Science in the Soul by Richard Dawkins

Publication Date: 8 June

Price: £20.00

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Richard Dawkins - author of The Selfish Gene, The Blind Watchmaker, and The God Delusion - is one of science's greatest communicators. This anthology of more than forty pieces is a kaleidoscopic argument for the power and the glory of science. Breathtaking, brilliant and passionate, these essays, journalism, lectures and letters make an unanswerable case for the wonder of scientific discovery and its power to stir the imagination; for the practical necessity of scientific endeavour to society; and for the importance of the scientific way of thinking - particularly in today's 'post-truth' world. With an introduction and new commentary by the author, subjects range from evolution and Darwinian natural selection to the role of scientist as prophet, whether science is itself a religion, the probability of alien life in other worlds, and the beauties, cruelties and oddities of earthly life in this one. Alongside the explications, the celebrations and the controversies are wonderfully funny ventures into satire and parody, and moving personal reflections in memory and honour of others. Science in the Soul is a sparkling showcase for Professor Dawkins' rapier wit, the clarity, precision and vigour he brings to an argument, the beauty of his prose, the depth of his feeling and his capacity for joy.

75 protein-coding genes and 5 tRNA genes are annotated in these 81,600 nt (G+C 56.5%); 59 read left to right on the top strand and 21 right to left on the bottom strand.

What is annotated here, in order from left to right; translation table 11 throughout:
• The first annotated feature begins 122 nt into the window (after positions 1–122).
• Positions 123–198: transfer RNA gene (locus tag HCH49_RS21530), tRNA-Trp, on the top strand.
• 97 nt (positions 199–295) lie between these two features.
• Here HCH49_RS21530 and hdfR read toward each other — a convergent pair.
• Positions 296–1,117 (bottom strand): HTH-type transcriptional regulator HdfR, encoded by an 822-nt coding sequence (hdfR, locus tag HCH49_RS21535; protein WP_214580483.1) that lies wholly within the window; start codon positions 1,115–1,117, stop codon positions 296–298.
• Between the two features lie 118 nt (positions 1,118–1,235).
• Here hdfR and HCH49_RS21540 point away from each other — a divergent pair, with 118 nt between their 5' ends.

Falling by Jane Green

Publication Date: 15 June

Price: £7.99